Simply put, the Atkin diet is a low carb diet: It cuts dietary carbohydrates drastically, and concomitantly allows a higher content of fat and protein. Since carbohydrates are the primary source of energy for the body,
eliminating carbohydrates from one's diet forces the body to burn fats for its energy needs. Since more
fats are burned, less fats are stored in fat deposits, resulting over time in weight loss.
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So, bottom line: Atkin's diet is effective for weight loss, and many people who tried it can attest to that fact. However: The high amount of fats circulating in the blood at all times (as they are transported to
various tissues to be burned for energy) represent in my opinion a cardiovascular risk factor.
They may predispose to arterial plaque formation, coronary artery disease, stroke, etc.
Of course, certain modifications may be made to Atkin's diet, such as to reduce the amount of saturated fats, trans fats and cholesterol (all of which pose cardiovascular health risks), while attempting to increase the amount of unsaturated fats (healthy fats). Note, however, that cutting back on the calorie sources above-mentioned obliges one to substitute them with other calorie sources. As a result, the limitation on carbohydrates has to be lifted to some degree. So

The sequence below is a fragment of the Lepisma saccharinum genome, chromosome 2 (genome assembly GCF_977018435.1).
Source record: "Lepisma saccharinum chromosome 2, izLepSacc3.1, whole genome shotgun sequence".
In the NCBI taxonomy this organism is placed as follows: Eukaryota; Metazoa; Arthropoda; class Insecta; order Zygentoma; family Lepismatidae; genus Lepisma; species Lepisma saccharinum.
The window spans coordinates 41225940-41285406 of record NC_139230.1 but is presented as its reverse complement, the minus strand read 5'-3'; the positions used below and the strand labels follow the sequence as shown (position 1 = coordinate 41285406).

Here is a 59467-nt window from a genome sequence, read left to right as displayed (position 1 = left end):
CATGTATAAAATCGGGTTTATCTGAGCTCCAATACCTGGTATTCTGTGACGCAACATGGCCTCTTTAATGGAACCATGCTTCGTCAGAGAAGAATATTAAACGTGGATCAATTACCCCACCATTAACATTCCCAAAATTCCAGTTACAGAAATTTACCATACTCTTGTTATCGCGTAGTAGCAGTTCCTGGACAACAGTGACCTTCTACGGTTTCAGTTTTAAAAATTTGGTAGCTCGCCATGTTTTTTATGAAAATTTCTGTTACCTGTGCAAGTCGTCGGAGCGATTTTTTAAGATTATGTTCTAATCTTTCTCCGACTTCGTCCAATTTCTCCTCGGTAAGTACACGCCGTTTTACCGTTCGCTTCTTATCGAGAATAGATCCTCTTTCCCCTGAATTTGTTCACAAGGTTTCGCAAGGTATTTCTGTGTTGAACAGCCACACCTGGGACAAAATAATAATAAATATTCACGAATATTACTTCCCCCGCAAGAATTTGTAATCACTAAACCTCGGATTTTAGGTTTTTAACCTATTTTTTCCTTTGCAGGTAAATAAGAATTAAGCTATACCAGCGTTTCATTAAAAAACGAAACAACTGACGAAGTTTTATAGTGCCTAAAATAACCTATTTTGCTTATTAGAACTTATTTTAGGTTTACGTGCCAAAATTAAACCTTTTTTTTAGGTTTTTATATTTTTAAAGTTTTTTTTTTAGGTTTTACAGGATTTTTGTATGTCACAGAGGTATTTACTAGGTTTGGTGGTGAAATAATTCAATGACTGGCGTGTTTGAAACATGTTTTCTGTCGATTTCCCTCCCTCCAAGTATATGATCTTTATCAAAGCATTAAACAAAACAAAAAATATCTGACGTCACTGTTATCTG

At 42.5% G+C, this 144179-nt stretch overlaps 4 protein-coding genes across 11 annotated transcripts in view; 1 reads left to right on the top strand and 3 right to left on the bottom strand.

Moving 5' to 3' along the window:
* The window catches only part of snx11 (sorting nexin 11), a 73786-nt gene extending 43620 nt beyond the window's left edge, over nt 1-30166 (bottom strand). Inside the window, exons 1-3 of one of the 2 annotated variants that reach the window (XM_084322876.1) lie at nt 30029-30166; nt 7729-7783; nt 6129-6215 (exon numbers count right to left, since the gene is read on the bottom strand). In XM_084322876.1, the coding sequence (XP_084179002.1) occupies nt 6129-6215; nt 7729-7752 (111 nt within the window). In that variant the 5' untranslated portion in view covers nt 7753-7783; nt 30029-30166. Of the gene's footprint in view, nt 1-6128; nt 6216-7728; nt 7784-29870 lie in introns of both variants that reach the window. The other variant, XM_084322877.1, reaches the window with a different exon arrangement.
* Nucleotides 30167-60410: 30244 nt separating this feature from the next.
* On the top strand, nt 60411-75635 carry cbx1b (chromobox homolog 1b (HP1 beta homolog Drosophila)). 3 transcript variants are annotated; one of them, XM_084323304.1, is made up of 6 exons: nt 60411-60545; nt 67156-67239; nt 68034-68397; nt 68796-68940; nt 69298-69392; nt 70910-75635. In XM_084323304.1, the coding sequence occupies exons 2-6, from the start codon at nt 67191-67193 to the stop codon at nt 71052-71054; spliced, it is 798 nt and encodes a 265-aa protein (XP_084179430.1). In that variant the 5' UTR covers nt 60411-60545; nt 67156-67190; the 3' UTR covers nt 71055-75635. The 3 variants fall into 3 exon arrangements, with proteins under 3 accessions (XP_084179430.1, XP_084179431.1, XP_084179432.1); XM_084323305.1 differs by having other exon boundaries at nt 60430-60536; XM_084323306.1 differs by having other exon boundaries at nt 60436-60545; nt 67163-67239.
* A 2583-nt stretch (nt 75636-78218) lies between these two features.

therefore, the main principle of Atkin's diet is defeated, since now the body can once more
burn carbs for energy.
Such modified versions of the Atkin diet are closer to the requirements of the conventional food pyramid. In fact, they can be regarded as acceptable variations thereof - with the difference they emphasize proteins and unsaturated (healthy) fats over carbohydrates as the primary energy sources for the body.
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